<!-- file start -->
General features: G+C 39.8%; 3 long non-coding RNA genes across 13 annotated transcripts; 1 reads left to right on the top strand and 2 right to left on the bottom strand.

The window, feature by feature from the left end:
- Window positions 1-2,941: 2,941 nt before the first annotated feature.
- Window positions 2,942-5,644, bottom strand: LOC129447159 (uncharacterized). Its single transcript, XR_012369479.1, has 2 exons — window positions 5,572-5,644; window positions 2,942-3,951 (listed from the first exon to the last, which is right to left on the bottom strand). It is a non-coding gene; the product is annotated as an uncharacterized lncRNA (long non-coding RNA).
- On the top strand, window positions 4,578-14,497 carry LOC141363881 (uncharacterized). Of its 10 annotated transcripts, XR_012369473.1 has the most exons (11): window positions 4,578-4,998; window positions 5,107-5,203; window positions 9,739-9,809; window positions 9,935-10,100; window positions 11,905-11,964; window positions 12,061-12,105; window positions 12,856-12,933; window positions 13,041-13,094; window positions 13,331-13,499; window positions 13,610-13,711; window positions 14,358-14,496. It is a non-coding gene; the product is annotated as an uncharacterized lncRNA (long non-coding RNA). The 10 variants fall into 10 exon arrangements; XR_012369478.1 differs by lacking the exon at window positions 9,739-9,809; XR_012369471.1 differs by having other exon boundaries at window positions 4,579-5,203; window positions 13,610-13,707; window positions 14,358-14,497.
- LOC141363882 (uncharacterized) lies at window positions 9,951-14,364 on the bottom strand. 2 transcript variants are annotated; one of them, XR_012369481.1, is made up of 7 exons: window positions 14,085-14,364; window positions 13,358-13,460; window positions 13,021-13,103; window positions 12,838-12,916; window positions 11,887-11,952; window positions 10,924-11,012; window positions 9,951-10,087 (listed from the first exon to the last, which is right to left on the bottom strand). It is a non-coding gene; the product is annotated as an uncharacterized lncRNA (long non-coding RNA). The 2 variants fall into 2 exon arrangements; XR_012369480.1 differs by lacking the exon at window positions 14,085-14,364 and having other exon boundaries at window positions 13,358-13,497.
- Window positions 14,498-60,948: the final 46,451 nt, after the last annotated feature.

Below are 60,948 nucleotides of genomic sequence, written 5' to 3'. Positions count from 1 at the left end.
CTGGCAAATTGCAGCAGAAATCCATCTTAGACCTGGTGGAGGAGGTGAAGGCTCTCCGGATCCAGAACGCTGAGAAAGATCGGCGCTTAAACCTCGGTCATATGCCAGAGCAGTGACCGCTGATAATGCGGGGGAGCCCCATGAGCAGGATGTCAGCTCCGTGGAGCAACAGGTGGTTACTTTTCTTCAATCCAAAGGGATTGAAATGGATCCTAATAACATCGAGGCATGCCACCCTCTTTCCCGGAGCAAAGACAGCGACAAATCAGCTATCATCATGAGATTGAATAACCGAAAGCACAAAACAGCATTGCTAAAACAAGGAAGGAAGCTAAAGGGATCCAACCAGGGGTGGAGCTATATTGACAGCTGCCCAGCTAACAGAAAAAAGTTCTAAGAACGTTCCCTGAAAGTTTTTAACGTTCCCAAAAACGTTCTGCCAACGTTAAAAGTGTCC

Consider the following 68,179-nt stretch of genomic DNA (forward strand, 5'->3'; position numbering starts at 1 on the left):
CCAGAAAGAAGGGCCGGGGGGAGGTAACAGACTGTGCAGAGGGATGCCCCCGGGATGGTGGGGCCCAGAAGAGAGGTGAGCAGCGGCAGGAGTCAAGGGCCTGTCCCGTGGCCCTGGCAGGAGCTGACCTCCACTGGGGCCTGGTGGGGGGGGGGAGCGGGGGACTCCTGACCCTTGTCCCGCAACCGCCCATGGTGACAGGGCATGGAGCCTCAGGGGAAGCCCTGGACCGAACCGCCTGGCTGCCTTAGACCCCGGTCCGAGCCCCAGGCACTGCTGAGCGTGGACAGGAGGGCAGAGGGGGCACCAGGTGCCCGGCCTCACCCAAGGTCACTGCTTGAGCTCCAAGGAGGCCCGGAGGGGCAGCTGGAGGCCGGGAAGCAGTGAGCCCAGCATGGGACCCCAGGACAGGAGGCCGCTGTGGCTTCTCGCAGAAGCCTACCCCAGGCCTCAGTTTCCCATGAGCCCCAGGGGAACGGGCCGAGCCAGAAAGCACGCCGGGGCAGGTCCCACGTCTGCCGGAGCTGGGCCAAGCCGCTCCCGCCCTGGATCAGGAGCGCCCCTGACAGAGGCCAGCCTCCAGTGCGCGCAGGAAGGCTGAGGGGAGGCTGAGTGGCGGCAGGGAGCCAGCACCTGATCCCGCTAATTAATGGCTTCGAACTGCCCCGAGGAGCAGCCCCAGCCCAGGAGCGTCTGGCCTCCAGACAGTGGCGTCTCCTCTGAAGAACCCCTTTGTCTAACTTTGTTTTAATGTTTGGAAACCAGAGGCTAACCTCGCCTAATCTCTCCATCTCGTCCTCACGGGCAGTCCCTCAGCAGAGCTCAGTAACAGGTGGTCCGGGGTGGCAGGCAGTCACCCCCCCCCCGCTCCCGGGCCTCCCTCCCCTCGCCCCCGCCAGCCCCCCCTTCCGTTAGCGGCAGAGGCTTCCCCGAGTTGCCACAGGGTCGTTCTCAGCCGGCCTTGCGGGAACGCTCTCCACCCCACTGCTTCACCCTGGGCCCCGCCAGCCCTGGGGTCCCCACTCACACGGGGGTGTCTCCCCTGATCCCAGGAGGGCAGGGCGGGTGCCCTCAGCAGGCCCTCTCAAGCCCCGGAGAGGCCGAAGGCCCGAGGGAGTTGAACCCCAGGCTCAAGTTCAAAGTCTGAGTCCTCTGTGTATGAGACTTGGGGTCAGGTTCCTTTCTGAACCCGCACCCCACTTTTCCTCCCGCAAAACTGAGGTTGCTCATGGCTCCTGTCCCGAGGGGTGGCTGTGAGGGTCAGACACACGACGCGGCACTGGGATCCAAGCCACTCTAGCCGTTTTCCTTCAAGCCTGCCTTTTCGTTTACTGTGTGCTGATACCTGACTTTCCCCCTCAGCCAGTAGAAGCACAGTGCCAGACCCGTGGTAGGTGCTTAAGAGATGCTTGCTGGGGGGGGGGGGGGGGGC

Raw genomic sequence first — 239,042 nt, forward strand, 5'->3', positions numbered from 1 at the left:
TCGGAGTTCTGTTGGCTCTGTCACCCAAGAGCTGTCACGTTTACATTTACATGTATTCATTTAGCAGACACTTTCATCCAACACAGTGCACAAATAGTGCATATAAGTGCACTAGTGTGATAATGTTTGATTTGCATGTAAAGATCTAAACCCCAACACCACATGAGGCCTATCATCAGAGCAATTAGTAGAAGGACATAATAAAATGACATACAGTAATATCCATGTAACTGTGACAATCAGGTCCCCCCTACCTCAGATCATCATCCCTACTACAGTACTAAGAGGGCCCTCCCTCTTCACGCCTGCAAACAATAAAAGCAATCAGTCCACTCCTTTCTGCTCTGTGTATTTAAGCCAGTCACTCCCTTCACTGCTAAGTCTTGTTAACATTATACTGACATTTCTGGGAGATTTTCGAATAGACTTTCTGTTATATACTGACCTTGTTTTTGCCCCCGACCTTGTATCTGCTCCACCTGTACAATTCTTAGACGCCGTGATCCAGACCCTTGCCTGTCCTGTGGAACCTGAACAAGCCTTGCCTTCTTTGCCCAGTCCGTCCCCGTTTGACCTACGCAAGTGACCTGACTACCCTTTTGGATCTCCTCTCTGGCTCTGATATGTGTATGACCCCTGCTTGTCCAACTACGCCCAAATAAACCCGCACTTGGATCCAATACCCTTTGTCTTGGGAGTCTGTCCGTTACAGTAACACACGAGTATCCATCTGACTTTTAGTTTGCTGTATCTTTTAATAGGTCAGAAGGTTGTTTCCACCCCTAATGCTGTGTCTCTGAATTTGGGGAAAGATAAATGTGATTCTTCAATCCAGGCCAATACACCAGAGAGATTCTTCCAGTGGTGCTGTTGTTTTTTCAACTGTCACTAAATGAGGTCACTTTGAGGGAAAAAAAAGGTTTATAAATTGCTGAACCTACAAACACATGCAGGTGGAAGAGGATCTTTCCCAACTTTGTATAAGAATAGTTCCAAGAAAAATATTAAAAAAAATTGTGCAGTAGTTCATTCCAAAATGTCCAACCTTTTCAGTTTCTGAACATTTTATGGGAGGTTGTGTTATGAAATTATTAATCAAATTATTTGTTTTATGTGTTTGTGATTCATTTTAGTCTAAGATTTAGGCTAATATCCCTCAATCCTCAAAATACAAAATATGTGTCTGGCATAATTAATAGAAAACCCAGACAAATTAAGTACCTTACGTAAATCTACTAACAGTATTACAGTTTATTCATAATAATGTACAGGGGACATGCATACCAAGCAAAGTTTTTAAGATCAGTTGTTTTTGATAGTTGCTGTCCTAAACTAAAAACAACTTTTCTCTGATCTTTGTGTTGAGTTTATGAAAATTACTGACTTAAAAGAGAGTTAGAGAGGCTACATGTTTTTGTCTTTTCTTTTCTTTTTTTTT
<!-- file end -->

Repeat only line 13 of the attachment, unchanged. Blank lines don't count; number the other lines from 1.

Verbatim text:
TCGGAGTTCTGTTGGCTCTGTCACCCAAGAGCTGTCACGTTTACATTTACATGTATTCATTTAGCAGACACTTTCATCCAACACAGTGCACAAATAGTGCATATAAGTGCACTAGTGTGATAATGTTTGATTTGCATGTAAAGATCTAAACCCCAACACCACATGAGGCCTATCATCAGAGCAATTAGTAGAAGGACATAATAAAATGACATACAGTAATATCCATGTAACTGTGACAATCAGGTCCCCCCTACCTCAGATCATCATCCCTACTACAGTACTAAGAGGGCCCTCCCTCTTCACGCCTGCAAACAATAAAAGCAATCAGTCCACTCCTTTCTGCTCTGTGTATTTAAGCCAGTCACTCCCTTCACTGCTAAGTCTTGTTAACATTATACTGACATTTCTGGGAGATTTTCGAATAGACTTTCTGTTATATACTGACCTTGTTTTTGCCCCCGACCTTGTATCTGCTCCACCTGTACAATTCTTAGACGCCGTGATCCAGACCCTTGCCTGTCCTGTGGAACCTGAACAAGCCTTGCCTTCTTTGCCCAGTCCGTCCCCGTTTGACCTACGCAAGTGACCTGACTACCCTTTTGGATCTCCTCTCTGGCTCTGATATGTGTATGACCCCTGCTTGTCCAACTACGCCCAAATAAACCCGCACTTGGATCCAATACCCTTTGTCTTGGGAGTCTGTCCGTTACAGTAACACACGAGTATCCATCTGACTTTTAGTTTGCTGTATCTTTTAATAGGTCAGAAGGTTGTTTCCACCCCTAATGCTGTGTCTCTGAATTTGGGGAAAGATAAATGTGATTCTTCAATCCAGGCCAATACACCAGAGAGATTCTTCCAGTGGTGCTGTTGTTTTTTCAACTGTCACTAAATGAGGTCACTTTGAGGGAAAAAAAAGGTTTATAAATTGCTGAACCTACAAACACATGCAGGTGGAAGAGGATCTTTCCCAACTTTGTATAAGAATAGTTCCAAGAAAAATATTAAAAAAAATTGTGCAGTAGTTCATTCCAAAATGTCCAACCTTTTCAGTTTCTGAACATTTTATGGGAGGTTGTGTTATGAAATTATTAATCAAATTATTTGTTTTATGTGTTTGTGATTCATTTTAGTCTAAGATTTAGGCTAATATCCCTCAATCCTCAAAATACAAAATATGTGTCTGGCATAATTAATAGAAAACCCAGACAAATTAAGTACCTTACGTAAATCTACTAACAGTATTACAGTTTATTCATAATAATGTACAGGGGACATGCATACCAAGCAAAGTTTTTAAGATCAGTTGTTTTTGATAGTTGCTGTCCTAAACTAAAAACAACTTTTCTCTGATCTTTGTGTTGAGTTTATGAAAATTACTGACTTAAAAGAGAGTTAGAGAGGCTACATGTTTTTGTCTTTTCTTTTCTTTTTTTTT